A Look at Atlanta's Historic Urban CoreMay 19, 2014 13 comments Print Article
When one thinks of a walkable city, Atlanta typically isn't the first place that comes to mind. Nevertheless, despite sprawling across North Georgia and the rapid growth over the last few decades, a pedestrian scale urban core still exists. Today, Metro Jacksonville takes a stroll through Atlanta's Five Points, South Downtown and Fairlie-Poplar districts.
Five Points is where Marietta Street, Edgewood Avenue, Decatur Street and two legs of Peachtree Street meet. Atlantans consider Five Points to be the center of the city. It's the origin of the city's street addressing system.
Prior to the arrival of white settlers, Five Points was the intersection of two Creek Indian trails, the Pitch Tree (corrupted to Peachtree) Trail and the Sandtown Trail. In 1845, George Washington Collier opened a grocery store at what is now Five Points, and the store later served as Atlanta's first post office in 1846. In 1848, Five Points served as the location of Atlanta's first mayoral election. Moses Formwalt became Atlanta's first mayor, defeating Jonathan Norcross. In 1875, Atlanta's drinking water system began with the construction of three artesian wells at Five Points. The system delivered water to Atlanta's residents via wooden pipes.http://en.wikipedia.org/wiki/Five_Points_(Atlanta)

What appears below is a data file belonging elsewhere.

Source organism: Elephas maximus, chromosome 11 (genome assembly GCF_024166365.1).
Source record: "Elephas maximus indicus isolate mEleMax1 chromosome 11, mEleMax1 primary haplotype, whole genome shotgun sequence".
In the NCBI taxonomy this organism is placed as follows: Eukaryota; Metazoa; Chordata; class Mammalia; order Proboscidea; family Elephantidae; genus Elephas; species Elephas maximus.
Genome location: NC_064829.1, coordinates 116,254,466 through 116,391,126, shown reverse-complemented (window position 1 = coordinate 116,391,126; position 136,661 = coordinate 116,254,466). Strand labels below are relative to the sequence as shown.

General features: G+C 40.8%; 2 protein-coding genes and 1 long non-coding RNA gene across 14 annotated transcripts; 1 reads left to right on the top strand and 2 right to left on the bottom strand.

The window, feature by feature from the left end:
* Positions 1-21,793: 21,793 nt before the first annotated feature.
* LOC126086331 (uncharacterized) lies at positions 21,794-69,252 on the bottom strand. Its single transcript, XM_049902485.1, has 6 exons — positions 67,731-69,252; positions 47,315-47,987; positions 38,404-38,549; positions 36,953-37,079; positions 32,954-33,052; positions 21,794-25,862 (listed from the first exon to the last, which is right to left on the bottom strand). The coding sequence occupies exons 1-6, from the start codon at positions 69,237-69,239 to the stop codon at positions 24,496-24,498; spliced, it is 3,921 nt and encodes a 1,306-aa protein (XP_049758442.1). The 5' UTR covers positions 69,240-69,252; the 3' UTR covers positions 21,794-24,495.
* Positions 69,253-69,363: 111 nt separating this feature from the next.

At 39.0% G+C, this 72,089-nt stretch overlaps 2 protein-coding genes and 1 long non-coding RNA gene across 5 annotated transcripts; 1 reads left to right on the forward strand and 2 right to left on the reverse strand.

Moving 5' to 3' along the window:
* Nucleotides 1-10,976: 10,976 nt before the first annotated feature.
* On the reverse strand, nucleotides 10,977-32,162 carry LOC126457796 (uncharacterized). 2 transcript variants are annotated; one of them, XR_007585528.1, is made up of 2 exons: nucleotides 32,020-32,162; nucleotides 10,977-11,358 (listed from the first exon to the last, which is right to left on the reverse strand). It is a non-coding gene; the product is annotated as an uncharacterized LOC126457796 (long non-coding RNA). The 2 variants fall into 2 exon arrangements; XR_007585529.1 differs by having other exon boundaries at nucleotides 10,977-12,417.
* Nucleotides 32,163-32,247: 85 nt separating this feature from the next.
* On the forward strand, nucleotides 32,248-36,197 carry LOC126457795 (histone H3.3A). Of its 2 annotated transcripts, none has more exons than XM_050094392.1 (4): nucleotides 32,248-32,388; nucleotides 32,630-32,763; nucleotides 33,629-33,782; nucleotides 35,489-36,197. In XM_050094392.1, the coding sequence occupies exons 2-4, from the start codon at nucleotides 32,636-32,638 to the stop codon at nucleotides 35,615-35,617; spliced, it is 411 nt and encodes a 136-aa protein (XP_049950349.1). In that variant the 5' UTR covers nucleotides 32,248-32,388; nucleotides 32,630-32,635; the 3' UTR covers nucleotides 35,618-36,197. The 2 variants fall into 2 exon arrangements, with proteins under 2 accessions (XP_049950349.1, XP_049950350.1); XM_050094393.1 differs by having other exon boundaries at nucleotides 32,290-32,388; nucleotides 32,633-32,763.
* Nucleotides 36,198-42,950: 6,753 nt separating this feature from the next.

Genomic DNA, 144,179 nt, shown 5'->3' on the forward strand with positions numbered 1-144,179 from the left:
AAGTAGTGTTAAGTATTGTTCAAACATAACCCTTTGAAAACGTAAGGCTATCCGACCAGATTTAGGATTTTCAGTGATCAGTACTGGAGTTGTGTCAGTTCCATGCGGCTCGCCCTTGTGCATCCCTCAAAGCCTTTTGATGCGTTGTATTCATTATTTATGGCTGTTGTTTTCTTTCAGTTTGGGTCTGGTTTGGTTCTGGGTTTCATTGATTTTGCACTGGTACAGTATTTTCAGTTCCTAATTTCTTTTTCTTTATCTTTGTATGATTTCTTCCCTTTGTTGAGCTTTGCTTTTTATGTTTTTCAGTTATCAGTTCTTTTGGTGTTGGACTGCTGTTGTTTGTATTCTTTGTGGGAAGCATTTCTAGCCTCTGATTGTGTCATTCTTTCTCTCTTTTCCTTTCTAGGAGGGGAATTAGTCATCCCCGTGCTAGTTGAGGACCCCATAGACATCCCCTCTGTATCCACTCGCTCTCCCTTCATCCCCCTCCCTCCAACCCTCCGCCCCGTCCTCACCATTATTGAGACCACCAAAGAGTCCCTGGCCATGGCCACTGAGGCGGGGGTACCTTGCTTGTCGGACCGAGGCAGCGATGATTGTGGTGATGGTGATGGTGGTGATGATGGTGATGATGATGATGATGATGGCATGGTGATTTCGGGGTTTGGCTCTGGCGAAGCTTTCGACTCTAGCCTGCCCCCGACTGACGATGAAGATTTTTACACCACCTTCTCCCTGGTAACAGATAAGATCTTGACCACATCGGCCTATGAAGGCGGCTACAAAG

Until the 1960s, Five Points represented the central hub of Atlanta. However, with the advent of urban sprawl, white flight, and the development of shopping malls, the economic and demographic center of Atlanta shifted northward, and Five Points went into decay. By the 21st century, the area was revitalizing, mostly due to the expansion of Georgia State University, which maintains a large footprint in Five Points.
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